Brown Professor Thomas Webster receives Patent for “Nanofibers as a Neural Biomaterial”

Dr. Thomas Webster, associate professor at the Brown University School of Engineering, has received a patent for "Nanofibers as a Neural Biomaterial," U.S. Patent Number: 7,993,412. Professor Webster has now been awarded 11 full patents plus four provisional patents in his 11 years in academics (five years at Brown and six years at Purdue).

The technology in this patent describes the use of carbon nanotubes/nanofibers to heal a wide range of neurological disorders, from stroke to Parkinson's disease. In this technology, carbon nanotubes and nanofibers, which are tubes and fibers formed from the helical arrangement of carbon, were shown to significantly promote the function of neurons while inhibiting glial scar tissue formation to reverse brain damage. In particular, the unique high conductivity coupled with high strength to low weight ratios of carbon nanotubes were helpful for stimulating functions of nuerons. Carbon nanotubes have even been shown to improve stem cell differentiation into neurons in animal experiments. Currently, this technology is licensed to Nanovis, Inc. (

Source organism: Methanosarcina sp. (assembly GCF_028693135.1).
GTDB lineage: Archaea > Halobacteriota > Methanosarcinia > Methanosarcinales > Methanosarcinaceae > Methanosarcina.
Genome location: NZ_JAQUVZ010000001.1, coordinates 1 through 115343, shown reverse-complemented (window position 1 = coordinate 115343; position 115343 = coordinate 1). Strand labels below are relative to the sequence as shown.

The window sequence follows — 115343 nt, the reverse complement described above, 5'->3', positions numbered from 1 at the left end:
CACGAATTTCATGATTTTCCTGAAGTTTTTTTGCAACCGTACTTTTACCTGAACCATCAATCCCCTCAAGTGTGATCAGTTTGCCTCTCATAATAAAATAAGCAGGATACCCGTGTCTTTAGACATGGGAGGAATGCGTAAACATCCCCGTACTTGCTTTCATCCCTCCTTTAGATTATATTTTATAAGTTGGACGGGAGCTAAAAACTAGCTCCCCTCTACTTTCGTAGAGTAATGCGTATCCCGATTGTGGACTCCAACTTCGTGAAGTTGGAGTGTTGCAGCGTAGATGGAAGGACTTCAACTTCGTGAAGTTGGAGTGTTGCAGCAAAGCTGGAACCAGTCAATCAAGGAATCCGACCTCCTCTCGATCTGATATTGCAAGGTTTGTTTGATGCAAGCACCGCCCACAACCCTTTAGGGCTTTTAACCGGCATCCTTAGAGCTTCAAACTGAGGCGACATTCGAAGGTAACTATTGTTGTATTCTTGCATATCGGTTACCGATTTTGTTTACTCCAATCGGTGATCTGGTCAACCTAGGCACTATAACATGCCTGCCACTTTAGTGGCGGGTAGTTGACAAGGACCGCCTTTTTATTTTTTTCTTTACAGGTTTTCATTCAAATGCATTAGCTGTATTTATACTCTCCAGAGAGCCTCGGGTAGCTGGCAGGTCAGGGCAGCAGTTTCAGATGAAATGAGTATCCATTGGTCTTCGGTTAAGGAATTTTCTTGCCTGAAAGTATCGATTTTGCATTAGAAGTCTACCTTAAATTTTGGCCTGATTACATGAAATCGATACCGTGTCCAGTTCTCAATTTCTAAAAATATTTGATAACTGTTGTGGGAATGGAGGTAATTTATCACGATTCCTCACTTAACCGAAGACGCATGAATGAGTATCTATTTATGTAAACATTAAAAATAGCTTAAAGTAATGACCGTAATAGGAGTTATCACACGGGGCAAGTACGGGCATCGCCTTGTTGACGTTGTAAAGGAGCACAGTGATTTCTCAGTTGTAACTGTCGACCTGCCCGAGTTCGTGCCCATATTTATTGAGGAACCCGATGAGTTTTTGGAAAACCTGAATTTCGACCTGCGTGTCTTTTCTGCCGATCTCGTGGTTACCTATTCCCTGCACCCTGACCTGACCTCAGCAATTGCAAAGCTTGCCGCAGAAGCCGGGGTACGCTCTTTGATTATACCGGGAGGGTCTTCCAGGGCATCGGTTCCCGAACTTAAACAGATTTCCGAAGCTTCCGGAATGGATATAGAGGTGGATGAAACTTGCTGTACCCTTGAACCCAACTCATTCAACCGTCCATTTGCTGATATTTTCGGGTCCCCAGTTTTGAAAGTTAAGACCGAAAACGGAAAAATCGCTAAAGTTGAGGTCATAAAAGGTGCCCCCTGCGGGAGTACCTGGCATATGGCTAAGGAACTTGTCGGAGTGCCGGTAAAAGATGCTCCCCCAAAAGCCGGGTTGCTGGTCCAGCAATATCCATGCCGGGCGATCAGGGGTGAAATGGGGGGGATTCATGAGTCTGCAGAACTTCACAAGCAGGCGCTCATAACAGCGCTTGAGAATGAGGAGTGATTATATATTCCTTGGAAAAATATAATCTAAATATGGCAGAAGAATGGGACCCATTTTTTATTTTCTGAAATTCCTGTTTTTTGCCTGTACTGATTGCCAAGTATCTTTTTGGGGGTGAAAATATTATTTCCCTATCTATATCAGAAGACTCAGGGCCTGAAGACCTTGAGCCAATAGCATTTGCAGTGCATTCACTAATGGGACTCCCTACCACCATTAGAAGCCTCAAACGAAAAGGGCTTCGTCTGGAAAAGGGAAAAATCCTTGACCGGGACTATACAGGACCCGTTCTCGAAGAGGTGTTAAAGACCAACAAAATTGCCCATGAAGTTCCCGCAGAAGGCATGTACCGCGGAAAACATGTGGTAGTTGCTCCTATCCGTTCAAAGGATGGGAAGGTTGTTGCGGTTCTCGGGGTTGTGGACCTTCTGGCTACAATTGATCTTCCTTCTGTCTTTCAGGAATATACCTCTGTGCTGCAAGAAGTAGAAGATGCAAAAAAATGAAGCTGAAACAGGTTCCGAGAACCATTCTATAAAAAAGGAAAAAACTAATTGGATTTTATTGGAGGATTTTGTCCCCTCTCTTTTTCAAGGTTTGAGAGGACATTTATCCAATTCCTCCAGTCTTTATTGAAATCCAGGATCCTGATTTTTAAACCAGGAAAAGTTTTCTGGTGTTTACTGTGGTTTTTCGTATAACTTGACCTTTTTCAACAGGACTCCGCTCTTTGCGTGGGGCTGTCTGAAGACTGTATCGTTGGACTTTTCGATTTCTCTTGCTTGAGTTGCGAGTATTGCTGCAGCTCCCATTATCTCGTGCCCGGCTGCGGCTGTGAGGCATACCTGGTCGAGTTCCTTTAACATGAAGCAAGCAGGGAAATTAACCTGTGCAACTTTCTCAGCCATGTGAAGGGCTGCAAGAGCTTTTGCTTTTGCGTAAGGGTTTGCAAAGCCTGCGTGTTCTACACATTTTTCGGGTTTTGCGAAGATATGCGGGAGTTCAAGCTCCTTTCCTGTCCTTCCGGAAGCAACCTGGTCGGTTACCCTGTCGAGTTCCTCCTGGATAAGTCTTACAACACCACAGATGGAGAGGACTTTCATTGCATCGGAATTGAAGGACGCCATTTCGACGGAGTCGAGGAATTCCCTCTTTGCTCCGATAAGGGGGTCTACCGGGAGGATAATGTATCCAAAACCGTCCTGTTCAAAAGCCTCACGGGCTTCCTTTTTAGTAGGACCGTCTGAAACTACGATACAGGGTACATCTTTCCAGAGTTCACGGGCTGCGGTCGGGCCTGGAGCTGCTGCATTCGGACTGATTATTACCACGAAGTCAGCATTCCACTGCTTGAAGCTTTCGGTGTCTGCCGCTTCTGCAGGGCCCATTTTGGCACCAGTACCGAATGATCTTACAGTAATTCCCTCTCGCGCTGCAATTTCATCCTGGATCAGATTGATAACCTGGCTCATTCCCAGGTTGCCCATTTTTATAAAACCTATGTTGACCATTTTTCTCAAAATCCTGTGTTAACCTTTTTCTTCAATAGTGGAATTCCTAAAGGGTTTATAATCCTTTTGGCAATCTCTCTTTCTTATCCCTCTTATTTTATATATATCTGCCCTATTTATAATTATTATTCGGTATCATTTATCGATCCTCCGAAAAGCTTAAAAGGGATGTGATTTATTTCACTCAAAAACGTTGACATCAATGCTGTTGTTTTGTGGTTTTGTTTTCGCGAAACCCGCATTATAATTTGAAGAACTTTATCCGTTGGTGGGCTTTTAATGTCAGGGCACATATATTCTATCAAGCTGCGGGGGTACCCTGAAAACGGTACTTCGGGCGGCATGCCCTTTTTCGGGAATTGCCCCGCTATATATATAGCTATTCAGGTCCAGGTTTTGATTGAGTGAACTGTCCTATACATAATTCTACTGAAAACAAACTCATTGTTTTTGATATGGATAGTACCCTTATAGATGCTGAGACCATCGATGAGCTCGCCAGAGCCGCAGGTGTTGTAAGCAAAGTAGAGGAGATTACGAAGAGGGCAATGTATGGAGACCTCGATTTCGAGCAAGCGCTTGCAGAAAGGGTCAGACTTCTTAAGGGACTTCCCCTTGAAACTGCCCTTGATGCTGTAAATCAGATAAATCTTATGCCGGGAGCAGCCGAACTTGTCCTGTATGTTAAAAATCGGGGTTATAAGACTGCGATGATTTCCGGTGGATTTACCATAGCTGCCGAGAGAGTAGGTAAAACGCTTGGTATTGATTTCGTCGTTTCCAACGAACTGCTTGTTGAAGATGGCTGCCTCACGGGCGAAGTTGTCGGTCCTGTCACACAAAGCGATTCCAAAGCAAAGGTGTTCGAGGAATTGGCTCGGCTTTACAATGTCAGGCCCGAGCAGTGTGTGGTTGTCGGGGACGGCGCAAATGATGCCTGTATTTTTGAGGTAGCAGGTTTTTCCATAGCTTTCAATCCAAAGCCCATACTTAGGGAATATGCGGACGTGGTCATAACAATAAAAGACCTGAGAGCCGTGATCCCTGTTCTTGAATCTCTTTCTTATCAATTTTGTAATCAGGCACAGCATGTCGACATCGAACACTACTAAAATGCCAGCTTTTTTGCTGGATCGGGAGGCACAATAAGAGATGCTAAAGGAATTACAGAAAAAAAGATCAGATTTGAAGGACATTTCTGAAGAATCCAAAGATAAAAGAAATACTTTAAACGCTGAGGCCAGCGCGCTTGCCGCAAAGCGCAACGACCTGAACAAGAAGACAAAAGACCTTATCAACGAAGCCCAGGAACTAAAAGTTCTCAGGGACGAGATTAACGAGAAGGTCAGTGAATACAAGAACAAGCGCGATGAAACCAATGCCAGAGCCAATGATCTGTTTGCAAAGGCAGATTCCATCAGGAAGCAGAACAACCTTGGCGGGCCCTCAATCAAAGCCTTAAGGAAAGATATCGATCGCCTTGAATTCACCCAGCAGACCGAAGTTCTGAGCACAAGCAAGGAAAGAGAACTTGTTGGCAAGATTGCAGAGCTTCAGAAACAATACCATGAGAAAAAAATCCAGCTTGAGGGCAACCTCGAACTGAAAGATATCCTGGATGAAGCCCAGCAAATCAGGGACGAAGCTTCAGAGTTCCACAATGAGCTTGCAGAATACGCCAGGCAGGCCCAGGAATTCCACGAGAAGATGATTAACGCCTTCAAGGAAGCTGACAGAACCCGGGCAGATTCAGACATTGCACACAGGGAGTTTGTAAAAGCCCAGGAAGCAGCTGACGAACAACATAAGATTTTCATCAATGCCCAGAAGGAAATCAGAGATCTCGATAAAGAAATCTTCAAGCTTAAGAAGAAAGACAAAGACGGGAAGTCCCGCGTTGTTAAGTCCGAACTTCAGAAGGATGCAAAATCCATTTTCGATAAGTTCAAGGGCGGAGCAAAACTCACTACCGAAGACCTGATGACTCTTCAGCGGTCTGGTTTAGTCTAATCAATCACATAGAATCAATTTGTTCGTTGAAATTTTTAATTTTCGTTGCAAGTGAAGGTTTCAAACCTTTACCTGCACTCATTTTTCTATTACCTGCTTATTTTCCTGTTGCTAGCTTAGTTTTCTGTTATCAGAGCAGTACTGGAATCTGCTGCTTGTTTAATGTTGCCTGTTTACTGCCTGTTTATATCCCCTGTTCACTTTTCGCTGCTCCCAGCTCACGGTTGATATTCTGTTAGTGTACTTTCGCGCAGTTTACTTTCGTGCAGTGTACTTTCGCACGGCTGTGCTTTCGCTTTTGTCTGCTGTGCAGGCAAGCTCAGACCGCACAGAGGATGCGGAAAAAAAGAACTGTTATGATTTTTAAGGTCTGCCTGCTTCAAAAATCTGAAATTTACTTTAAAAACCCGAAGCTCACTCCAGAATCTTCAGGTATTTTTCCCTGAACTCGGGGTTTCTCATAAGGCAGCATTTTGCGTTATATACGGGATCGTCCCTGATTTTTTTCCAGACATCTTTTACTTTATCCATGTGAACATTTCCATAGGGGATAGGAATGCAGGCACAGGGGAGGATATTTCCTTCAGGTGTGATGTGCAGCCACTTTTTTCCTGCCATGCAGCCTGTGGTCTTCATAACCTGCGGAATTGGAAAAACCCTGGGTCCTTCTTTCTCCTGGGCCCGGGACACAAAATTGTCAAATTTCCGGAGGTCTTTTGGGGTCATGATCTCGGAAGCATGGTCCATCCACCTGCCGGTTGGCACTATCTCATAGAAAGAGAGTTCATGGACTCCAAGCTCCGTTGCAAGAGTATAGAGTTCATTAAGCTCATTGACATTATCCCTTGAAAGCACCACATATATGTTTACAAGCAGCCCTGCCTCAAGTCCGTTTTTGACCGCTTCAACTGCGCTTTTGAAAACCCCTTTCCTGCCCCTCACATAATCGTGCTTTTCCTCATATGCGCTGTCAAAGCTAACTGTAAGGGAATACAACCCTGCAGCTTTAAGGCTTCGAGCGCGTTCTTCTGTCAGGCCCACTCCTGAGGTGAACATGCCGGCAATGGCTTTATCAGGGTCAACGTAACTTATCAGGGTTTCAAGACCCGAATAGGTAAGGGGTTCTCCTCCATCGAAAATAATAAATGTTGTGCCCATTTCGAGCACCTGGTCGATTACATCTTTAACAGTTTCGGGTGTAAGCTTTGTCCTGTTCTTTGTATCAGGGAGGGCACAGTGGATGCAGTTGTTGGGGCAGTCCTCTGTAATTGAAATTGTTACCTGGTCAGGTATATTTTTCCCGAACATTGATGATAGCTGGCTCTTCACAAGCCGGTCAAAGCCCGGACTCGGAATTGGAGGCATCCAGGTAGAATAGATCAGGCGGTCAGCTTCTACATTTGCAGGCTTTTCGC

Webster received his bachelor of science degree in chemical engineering from the University of Pittsburgh, and his master’s degree and and Ph.D. in biomedical engineering from Rensselaer Polytechnic Institute. Professor Webster directs the Nanomedicine Laboratory which designs, synthesizes, and evaluates nanophase materials for various implant applications. Nanophase materials are central to the field of nanotechnology and are materials with one dimension less than 100 nm. Materials investigates to date include nanophase ceramics, metals, polymers, carbon fibers, and composites. Organ systems evaluated to date include orthopedic, cartilage, vascular, bladder, and the central and peripheral nervous systems.

His lab group has generated four books, 33 book chapters, 85 invited prestentations (including tutorials), 215 literature articles and/or conference proceeding, and 245 conference presentations. His technology has resulted in one start-up company. He is the founding editor-in-chief of the International Journal of Nanomedicine and is on the editorial board of ten other journals. He has organized over 25 symposia at academic conferences. Dr. Webster was the 2002 recipient of the Biomedical Engineering Society Rita Schaffer Young Investigator Award, the 2004 recipient of the Outstanding Young Investigator Award for the Schools of Engineering at Purdue University, the 2004 finalist for the Young Investigator Award of the American Society for Nanomedicine, and the 2005 recipient of the Wallance Coulter Foundation Early Career Award.


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